How can we relate differently to material goods?
So many of us have a conflicted relationship with consumption and material goods. That is understandable, given the damaging excess our society has engaged in for decades. But beyond the craze of consumerism, we believe there is a better way.
At Territory, we aim to better understand our relationship with consumption and the material world. To understand the fundamental nature of what material objects are.
The notion of energetic presence in objects is a concept we learned years ago through our meditation and Buddhist practice. It is inspired by the concept of Yun: a Tibetan word meaning authentic presence. Yun can be understood as the energetic richness and beauty in objects when created from a place of integrity and care. For us, this belief translates into a production process that centers around people, sustainability, and cultural preservation.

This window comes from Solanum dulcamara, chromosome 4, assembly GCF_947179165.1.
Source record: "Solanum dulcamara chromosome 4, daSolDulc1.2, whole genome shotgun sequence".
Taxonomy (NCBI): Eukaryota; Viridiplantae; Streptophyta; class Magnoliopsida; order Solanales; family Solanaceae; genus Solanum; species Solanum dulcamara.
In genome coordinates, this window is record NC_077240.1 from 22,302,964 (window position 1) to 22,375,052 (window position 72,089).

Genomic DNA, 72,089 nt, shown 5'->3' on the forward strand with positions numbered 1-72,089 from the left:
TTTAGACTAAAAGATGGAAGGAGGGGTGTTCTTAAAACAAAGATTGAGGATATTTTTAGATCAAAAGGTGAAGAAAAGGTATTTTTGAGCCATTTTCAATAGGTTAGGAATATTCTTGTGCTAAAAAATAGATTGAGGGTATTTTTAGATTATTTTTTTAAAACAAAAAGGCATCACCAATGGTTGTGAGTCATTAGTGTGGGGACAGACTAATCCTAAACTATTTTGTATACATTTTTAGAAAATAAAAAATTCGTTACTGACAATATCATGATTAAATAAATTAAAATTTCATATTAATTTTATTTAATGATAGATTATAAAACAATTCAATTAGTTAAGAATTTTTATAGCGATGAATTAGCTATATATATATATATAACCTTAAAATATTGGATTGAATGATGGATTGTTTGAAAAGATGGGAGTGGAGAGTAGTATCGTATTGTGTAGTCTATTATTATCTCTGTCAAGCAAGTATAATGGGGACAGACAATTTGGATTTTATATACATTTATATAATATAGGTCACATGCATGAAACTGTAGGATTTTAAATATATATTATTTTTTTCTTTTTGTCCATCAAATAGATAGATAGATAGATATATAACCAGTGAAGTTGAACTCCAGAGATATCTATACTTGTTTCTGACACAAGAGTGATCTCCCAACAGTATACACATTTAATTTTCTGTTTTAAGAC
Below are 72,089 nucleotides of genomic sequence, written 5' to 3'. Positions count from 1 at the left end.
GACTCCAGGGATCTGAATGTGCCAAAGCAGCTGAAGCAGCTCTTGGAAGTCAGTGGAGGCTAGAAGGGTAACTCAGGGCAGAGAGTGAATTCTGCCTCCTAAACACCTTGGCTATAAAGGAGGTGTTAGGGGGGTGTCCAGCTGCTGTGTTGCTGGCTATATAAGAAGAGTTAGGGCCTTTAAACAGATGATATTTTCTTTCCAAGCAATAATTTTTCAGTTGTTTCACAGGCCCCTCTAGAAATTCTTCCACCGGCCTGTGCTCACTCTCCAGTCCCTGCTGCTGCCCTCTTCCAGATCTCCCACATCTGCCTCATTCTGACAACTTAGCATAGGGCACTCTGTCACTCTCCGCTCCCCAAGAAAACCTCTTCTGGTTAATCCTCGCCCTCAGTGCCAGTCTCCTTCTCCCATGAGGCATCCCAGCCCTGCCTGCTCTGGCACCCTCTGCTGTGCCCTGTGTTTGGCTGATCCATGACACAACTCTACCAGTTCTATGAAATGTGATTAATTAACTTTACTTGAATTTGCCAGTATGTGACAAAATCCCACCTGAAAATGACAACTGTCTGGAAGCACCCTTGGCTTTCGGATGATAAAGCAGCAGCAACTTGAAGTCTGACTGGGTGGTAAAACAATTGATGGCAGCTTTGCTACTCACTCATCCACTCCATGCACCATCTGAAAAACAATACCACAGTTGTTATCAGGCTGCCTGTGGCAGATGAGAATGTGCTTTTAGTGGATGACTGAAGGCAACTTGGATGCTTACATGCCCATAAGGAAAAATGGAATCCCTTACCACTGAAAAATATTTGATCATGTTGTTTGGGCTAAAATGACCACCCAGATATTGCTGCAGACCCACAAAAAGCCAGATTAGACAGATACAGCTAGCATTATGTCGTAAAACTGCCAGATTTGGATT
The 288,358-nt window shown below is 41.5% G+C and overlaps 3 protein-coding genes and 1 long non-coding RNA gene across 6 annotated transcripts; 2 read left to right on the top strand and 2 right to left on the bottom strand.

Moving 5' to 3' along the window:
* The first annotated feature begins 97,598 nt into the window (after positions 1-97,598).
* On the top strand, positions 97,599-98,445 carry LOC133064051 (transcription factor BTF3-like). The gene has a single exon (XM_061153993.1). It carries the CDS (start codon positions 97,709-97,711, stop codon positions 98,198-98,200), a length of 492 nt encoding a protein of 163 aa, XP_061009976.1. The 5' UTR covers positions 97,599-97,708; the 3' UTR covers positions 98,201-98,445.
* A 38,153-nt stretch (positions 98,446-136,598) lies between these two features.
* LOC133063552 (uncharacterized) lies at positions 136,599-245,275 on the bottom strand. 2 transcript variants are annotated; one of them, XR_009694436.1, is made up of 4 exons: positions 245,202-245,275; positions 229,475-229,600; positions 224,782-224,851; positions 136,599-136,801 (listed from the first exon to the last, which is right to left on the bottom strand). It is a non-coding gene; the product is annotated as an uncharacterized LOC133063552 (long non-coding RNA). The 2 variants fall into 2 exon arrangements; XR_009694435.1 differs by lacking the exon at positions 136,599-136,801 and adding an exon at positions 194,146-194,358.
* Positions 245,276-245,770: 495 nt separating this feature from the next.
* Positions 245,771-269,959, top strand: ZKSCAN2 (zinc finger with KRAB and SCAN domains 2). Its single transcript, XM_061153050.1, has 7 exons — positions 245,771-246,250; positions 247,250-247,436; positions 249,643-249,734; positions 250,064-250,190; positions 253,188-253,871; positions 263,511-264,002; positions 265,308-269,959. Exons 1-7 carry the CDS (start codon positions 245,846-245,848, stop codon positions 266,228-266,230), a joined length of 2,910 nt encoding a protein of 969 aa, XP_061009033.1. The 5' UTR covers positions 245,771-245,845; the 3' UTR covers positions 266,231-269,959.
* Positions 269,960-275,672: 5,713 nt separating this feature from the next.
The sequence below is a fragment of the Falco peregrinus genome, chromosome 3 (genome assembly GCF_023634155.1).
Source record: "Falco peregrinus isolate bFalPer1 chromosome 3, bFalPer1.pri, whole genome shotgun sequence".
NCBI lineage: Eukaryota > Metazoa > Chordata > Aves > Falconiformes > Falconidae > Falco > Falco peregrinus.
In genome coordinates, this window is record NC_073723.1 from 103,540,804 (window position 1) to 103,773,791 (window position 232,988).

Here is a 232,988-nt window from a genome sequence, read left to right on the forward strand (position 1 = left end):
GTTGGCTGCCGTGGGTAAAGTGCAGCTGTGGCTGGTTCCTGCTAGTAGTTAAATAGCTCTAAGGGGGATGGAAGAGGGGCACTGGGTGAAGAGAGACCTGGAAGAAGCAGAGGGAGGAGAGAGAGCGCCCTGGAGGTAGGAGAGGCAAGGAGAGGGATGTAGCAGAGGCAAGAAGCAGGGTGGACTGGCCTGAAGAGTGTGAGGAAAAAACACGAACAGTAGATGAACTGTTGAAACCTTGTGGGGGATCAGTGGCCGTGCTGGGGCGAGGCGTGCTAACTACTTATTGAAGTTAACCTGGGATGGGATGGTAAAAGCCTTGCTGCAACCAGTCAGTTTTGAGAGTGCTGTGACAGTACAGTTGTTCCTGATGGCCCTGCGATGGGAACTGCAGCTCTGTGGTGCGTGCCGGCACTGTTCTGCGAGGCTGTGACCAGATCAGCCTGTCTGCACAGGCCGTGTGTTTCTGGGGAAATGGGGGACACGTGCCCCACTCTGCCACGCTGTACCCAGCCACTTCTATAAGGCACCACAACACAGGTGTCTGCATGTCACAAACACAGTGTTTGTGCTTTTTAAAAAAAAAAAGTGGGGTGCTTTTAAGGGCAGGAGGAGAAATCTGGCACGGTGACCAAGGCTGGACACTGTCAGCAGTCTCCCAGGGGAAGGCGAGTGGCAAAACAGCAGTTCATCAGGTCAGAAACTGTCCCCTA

Thoughtful design sparks something within us. Like a piece of art or a natural landscape, objects with Yun connect us with something deeper. We believe that the physical spaces we inhabit and the material objects that we surround ourselves with affect how we feel, think, and relate with others.
Taken further, Yun is a way we relate with material pleasure in our lives. This is not an overindulgence in objects that create harm to people and our planet; rather, it is delighting in the simple beauty of handmade, quality goods. A good wooden bowl, a beautiful wool rug, or a handwoven basket.
The common interpretation in Buddhism is that you should reject and shun material possessions, but this philosophy takes a different approach. It encourages us to relate differently to material goods. Welcoming in objects that have a quality of enrichment, uplifted-ness and truth, while, at the same time, not holding on or clinging to them.